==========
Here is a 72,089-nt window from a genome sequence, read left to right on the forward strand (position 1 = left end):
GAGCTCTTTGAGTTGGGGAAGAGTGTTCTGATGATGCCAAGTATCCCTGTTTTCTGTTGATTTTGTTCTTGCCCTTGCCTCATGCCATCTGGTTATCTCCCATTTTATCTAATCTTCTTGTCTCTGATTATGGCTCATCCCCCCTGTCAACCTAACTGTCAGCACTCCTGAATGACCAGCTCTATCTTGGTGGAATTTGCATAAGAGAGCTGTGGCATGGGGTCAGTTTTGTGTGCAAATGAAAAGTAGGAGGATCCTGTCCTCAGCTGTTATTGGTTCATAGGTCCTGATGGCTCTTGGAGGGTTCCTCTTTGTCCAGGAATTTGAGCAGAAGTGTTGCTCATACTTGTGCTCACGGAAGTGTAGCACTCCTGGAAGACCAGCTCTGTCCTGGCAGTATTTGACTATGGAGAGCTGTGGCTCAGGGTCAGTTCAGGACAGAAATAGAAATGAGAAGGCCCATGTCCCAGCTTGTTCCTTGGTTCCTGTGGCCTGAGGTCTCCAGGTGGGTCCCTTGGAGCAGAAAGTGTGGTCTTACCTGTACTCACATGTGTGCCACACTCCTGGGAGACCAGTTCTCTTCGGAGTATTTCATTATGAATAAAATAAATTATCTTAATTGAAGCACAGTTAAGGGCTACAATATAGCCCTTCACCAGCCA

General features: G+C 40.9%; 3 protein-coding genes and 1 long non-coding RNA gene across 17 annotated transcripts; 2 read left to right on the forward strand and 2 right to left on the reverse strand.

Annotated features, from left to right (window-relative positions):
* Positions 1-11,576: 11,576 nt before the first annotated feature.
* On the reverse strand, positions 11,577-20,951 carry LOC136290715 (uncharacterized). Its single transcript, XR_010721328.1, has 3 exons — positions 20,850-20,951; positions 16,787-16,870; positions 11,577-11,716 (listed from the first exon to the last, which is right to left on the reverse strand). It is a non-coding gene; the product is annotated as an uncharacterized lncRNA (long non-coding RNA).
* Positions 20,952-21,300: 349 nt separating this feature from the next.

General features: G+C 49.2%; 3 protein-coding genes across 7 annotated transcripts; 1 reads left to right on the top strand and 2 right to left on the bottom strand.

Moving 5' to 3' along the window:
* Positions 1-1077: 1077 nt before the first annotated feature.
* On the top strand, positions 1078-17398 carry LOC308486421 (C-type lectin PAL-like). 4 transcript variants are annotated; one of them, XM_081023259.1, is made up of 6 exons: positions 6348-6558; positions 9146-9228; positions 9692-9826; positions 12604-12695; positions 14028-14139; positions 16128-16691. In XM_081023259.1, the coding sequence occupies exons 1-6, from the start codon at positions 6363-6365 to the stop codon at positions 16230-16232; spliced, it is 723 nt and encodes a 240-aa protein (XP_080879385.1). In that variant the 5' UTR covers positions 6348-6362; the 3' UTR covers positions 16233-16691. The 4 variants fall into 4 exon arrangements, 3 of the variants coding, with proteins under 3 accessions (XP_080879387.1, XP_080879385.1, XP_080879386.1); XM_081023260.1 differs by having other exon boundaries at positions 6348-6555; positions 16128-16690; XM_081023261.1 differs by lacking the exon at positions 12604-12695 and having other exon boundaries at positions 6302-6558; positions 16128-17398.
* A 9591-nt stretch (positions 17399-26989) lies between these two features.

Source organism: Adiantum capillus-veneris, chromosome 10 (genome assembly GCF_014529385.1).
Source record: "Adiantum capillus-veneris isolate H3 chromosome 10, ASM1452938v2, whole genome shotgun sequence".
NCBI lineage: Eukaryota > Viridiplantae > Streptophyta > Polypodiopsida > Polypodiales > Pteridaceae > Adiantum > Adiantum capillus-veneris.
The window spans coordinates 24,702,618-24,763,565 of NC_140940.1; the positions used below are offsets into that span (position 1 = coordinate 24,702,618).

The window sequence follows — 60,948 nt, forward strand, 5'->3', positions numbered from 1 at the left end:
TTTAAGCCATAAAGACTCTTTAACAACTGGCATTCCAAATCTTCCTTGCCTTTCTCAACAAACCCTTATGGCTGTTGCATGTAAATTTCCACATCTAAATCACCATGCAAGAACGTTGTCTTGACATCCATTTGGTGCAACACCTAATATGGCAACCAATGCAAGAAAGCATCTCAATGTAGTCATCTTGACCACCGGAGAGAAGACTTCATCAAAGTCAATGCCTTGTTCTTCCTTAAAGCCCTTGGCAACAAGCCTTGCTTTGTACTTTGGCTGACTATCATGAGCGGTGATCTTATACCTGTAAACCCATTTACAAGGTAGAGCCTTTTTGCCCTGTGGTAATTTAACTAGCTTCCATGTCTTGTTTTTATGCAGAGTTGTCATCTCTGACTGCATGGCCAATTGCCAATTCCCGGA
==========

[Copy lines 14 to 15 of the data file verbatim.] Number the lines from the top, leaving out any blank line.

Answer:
Source record: "Adiantum capillus-veneris isolate H3 chromosome 10, ASM1452938v2, whole genome shotgun sequence".
NCBI lineage: Eukaryota > Viridiplantae > Streptophyta > Polypodiopsida > Polypodiales > Pteridaceae > Adiantum > Adiantum capillus-veneris.